Comparison Test: City Cars smart scion reviews car comparisons chevrolet
Comparison Test: City Cars smart scion reviews car comparisons chevrolet
2013 Chevrolet Spark. Click image to enlarge

First Place: 2013 Chevrolet Spark

During a lunch break from testing, one reviewer summed up this test best: “What we have here are two interesting design studies and one scale model of a real car.” There is a reason nearly every new hatchback car uses Sir Alec Issigonis’ two-box design layout; it just works. Now before you cry foul that we picked this winner even though its dimensions exceed a city car’s, know this: it is narrower than the iQ and the same height as the fortwo. The only place it greatly exceeds both vehicles is in length, which is only a deterrent if you have a parking space less than 3.5 m deep. The Spark did finish last in both turning radius and parallel parking, but the latter was more because of blind spots than size. However, in narrow parking spaces, the Spark trumped the other two when it came to passenger ingress and egress thanks to its second-narrowest width combined with the shortest front doors. In fact, thanks to equally narrow rear doors, passengers had an easier time getting in and out of the rear seats of the Spark than in the front seats of the iQ or Fortwo.

During our recent trip to AJAC’s annual CCOTY TestFest the Spark was lambasted as the poorest vehicle of the bunch. It is hard to justify such a car when larger, more contemporary subcompacts are priced nearly the same. But, as they say, “you are known by the company you keep.” When compared to the iQ and Fortwo, the Spark suddenly looks the best and drives the best. Take those claims with a grain of salt, though, as this is the equivalent of picking which poisonous snake bite would feel the best.

Comparison Test: City Cars smart scion reviews car comparisons chevrolet
Comparison Test: City Cars smart scion reviews car comparisons chevrolet
Comparison Test: City Cars smart scion reviews car comparisons chevrolet
2013 Chevrolet Spark. Click image to enlarge

On the road, the Spark was voted best in ride comfort, brake feel, and engine/transmission operation, and was second easiest to drive after the iQ, which it also trailed in handling ability. The Spark was by far the quietest on the road (again, relatively speaking) and the vehicle required the least amount of steering correction at highway speeds. The five-speed manual transmission engagement is looser than the rules in a game of shinny and the engine takes it sweet time to wake up the 84 horses burdened with the task of motivating the 1,029-kg Spark. For those not interested in rowing their own gears, Senior Editor Jonathan Yarkony notes that driving the four-speed-automatic-equipped Spark felt just as ‘responsive’ if not more so, but that might just be because he hated this car’s clutch and shifter.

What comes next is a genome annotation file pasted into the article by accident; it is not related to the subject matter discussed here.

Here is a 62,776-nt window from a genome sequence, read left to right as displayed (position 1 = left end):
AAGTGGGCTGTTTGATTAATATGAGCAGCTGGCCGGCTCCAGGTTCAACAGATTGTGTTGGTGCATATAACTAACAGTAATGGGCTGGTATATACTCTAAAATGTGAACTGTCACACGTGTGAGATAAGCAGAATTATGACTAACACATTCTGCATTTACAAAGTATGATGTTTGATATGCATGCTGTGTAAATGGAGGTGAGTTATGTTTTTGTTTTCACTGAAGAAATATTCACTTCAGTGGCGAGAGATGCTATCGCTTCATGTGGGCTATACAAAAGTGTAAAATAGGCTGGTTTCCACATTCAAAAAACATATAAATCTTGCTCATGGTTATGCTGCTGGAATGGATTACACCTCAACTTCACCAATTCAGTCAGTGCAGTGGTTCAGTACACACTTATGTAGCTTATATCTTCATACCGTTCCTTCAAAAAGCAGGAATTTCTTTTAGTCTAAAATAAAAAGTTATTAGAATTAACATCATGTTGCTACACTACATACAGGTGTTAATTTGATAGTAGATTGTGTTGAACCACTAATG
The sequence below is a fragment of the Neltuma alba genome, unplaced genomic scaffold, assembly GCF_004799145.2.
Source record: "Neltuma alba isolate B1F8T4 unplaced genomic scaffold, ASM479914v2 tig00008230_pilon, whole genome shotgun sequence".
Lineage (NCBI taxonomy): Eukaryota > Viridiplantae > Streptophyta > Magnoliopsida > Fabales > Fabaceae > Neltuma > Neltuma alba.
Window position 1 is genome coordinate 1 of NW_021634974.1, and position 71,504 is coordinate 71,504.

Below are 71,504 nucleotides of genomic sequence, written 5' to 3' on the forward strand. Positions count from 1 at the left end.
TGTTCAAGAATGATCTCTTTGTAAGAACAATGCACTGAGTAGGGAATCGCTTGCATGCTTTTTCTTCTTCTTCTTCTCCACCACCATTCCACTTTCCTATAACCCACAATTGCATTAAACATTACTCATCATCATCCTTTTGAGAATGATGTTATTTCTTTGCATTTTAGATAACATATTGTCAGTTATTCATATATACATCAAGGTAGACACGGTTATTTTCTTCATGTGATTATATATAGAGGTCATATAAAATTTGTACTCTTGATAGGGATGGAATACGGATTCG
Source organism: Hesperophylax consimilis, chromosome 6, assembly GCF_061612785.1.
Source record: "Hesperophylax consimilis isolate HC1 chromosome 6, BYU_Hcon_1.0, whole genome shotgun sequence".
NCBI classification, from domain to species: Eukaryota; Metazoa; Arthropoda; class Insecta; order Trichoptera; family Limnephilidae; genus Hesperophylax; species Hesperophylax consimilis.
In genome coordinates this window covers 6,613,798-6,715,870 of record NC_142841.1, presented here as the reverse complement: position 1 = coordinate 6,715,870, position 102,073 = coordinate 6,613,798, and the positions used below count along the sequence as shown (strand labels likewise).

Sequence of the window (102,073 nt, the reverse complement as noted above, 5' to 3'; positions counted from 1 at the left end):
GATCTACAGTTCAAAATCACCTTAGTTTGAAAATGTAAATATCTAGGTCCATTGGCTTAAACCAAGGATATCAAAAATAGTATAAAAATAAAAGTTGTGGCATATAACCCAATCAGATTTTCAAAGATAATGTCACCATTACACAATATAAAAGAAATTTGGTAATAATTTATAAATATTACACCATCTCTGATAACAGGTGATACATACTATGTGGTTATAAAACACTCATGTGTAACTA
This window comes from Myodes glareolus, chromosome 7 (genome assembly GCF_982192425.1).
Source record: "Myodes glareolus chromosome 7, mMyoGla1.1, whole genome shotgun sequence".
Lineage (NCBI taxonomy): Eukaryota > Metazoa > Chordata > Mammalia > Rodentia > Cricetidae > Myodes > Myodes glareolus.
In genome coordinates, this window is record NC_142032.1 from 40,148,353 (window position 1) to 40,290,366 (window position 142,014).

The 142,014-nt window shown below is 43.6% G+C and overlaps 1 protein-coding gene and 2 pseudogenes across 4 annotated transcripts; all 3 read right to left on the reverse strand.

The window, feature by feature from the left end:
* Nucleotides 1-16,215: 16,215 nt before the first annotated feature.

The Spark received middling scores for front seat comfort, but as mentioned before, is the easiest by far to enter. Add to that a useful back seat that can actually accommodate full-size adults in both head and legroom and the Spark has a practicality advantage over the other two. With 323 L of cargo space, the Spark finished second to the two-seat Fortwo’s 340 L cargo hold; both vehicles laugh at the iQ’s pathetic 31 L of rear cargo space. Fold the rear seats down and the Spark balloons to 883 L of junk-carrying ability, which nearly doubles the iQ’s rear-seats-folded 473 L capacity while the Fortwo remains at 340 L since there are no rear seats to fold down.

Finally, there is the interior. Where the Fortwo’s interior appears to be swathed with office carpeting and the iQ’s looks like the previously mentioned LSD trip, the Spark’s interior seemingly resembles that of a motor vehicle. Well, maybe not the motorcycle-style gauges or the touchscreen MyLink infotainment unit, but the rest is very familiar. The Spark proves that a city car doesn’t have to be funky or unique to be good. The Spark still looks the part of city car, acts the part of city car, yet functions almost like a regular car. Even as the most expensive in test, the extra money is worth it to avoid the trade-offs of the other two vehicles in this comparison, especially if you have more than 3.5 metres of space in which to park the Spark. -MS

Pricing: 2013 Chevrolet Spark 2LT Manual
Base price: $18,495
Options: None
A/C tax: $100
Freight: $1,500
Price as tested: $20,095

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